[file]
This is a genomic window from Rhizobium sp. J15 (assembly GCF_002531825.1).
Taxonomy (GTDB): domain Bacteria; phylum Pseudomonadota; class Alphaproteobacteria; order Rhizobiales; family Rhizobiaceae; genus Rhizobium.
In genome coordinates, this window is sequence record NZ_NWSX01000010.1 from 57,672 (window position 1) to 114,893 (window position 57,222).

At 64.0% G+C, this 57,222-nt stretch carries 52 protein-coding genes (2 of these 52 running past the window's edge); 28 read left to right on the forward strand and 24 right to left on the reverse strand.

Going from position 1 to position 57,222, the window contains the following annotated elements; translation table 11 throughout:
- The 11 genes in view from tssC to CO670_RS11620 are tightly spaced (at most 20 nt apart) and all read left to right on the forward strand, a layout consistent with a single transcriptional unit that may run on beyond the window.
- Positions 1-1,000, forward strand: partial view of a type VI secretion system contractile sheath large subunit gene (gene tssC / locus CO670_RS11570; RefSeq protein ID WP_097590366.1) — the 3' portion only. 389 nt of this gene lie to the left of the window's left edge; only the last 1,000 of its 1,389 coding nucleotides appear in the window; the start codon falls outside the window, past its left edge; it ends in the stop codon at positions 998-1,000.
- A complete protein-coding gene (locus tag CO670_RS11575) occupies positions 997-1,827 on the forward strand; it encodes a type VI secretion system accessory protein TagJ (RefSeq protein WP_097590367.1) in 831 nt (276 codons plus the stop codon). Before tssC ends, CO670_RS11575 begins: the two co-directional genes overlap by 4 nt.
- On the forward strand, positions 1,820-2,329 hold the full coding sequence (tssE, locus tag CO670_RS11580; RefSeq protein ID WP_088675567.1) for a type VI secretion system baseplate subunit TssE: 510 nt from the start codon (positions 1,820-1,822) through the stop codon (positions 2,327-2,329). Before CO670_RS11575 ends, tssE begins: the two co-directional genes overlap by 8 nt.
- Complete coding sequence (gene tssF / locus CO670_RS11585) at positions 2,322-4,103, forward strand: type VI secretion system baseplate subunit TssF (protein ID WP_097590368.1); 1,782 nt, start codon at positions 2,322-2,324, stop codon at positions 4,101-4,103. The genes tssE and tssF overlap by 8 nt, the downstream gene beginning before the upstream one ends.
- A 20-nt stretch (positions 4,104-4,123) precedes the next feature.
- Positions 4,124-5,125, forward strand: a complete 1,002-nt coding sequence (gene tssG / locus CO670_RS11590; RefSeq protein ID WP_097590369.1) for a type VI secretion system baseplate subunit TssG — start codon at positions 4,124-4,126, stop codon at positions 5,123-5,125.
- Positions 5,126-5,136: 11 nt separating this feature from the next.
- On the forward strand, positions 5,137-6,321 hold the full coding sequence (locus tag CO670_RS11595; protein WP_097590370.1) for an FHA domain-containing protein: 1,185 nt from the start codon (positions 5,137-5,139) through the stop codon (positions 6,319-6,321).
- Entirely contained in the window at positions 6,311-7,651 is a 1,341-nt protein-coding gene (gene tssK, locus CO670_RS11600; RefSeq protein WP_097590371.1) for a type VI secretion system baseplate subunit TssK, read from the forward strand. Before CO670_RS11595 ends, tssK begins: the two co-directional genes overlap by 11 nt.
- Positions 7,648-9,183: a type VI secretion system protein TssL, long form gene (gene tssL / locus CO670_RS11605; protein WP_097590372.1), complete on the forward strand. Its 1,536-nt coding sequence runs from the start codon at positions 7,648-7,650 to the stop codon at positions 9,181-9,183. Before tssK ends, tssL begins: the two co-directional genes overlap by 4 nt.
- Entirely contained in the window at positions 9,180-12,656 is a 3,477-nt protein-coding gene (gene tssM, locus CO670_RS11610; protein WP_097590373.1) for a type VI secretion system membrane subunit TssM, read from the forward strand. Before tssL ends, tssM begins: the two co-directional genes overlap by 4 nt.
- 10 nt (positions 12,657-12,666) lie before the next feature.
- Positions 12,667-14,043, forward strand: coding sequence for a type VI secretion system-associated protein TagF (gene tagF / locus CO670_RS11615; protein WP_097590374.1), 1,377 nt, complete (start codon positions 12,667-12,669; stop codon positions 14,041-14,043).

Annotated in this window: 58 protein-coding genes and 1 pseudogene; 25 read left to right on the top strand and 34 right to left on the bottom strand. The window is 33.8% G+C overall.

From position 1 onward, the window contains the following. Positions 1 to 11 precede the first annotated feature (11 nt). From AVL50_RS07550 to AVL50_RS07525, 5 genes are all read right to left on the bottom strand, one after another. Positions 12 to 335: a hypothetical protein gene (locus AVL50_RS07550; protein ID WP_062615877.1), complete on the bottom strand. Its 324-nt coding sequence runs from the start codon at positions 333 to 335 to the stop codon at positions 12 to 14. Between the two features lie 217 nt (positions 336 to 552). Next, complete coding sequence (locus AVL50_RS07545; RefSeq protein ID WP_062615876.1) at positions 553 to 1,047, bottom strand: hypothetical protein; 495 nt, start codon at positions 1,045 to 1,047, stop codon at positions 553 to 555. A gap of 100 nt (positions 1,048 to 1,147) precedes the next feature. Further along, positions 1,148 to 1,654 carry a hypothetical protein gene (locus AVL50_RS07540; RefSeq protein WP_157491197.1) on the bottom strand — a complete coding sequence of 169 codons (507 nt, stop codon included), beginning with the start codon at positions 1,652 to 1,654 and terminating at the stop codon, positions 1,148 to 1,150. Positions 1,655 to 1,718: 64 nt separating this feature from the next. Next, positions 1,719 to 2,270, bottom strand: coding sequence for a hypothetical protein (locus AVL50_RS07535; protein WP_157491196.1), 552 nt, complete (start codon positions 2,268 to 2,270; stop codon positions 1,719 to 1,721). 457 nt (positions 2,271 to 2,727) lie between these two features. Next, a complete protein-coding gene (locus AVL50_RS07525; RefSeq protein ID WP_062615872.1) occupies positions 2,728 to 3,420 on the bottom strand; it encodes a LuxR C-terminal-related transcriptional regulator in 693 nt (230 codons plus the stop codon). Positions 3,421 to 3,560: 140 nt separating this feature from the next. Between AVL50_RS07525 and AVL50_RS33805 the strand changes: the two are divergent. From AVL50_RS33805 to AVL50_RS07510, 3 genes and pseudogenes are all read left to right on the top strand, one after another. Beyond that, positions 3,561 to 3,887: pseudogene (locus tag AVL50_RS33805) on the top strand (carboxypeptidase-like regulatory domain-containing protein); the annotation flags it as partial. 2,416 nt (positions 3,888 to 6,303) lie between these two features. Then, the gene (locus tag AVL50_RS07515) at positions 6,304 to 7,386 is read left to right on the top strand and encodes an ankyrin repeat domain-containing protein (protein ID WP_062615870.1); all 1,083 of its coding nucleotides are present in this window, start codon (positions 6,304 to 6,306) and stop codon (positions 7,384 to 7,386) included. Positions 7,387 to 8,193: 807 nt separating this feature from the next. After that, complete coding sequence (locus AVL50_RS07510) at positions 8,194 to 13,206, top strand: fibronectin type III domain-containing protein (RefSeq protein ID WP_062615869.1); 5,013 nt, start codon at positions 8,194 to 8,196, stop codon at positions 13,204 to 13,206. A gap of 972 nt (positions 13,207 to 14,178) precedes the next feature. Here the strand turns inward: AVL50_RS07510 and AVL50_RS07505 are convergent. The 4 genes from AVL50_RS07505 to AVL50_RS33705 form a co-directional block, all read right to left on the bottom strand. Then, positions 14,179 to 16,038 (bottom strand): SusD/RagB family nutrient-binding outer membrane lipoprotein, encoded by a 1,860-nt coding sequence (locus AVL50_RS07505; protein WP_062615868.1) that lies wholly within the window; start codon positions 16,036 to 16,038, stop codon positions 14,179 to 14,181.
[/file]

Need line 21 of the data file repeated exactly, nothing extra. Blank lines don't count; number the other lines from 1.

From position 1 onward, the window contains the following. Positions 1 to 11 precede the first annotated feature (11 nt). From AVL50_RS07550 to AVL50_RS07525, 5 genes are all read right to left on the bottom strand, one after another. Positions 12 to 335: a hypothetical protein gene (locus AVL50_RS07550; protein ID WP_062615877.1), complete on the bottom strand. Its 324-nt coding sequence runs from the start codon at positions 333 to 335 to the stop codon at positions 12 to 14. Between the two features lie 217 nt (positions 336 to 552). Next, complete coding sequence (locus AVL50_RS07545; RefSeq protein ID WP_062615876.1) at positions 553 to 1,047, bottom strand: hypothetical protein; 495 nt, start codon at positions 1,045 to 1,047, stop codon at positions 553 to 555. A gap of 100 nt (positions 1,048 to 1,147) precedes the next feature. Further along, positions 1,148 to 1,654 carry a hypothetical protein gene (locus AVL50_RS07540; RefSeq protein WP_157491197.1) on the bottom strand — a complete coding sequence of 169 codons (507 nt, stop codon included), beginning with the start codon at positions 1,652 to 1,654 and terminating at the stop codon, positions 1,148 to 1,150. Positions 1,655 to 1,718: 64 nt separating this feature from the next. Next, positions 1,719 to 2,270, bottom strand: coding sequence for a hypothetical protein (locus AVL50_RS07535; protein WP_157491196.1), 552 nt, complete (start codon positions 2,268 to 2,270; stop codon positions 1,719 to 1,721). 457 nt (positions 2,271 to 2,727) lie between these two features. Next, a complete protein-coding gene (locus AVL50_RS07525; RefSeq protein ID WP_062615872.1) occupies positions 2,728 to 3,420 on the bottom strand; it encodes a LuxR C-terminal-related transcriptional regulator in 693 nt (230 codons plus the stop codon). Positions 3,421 to 3,560: 140 nt separating this feature from the next. Between AVL50_RS07525 and AVL50_RS33805 the strand changes: the two are divergent. From AVL50_RS33805 to AVL50_RS07510, 3 genes and pseudogenes are all read left to right on the top strand, one after another. Beyond that, positions 3,561 to 3,887: pseudogene (locus tag AVL50_RS33805) on the top strand (carboxypeptidase-like regulatory domain-containing protein); the annotation flags it as partial. 2,416 nt (positions 3,888 to 6,303) lie between these two features. Then, the gene (locus tag AVL50_RS07515) at positions 6,304 to 7,386 is read left to right on the top strand and encodes an ankyrin repeat domain-containing protein (protein ID WP_062615870.1); all 1,083 of its coding nucleotides are present in this window, start codon (positions 6,304 to 6,306) and stop codon (positions 7,384 to 7,386) included. Positions 7,387 to 8,193: 807 nt separating this feature from the next. After that, complete coding sequence (locus AVL50_RS07510) at positions 8,194 to 13,206, top strand: fibronectin type III domain-containing protein (RefSeq protein ID WP_062615869.1); 5,013 nt, start codon at positions 8,194 to 8,196, stop codon at positions 13,204 to 13,206. A gap of 972 nt (positions 13,207 to 14,178) precedes the next feature. Here the strand turns inward: AVL50_RS07510 and AVL50_RS07505 are convergent. The 4 genes from AVL50_RS07505 to AVL50_RS33705 form a co-directional block, all read right to left on the bottom strand. Then, positions 14,179 to 16,038 (bottom strand): SusD/RagB family nutrient-binding outer membrane lipoprotein, encoded by a 1,860-nt coding sequence (locus AVL50_RS07505; protein WP_062615868.1) that lies wholly within the window; start codon positions 16,036 to 16,038, stop codon positions 14,179 to 14,181.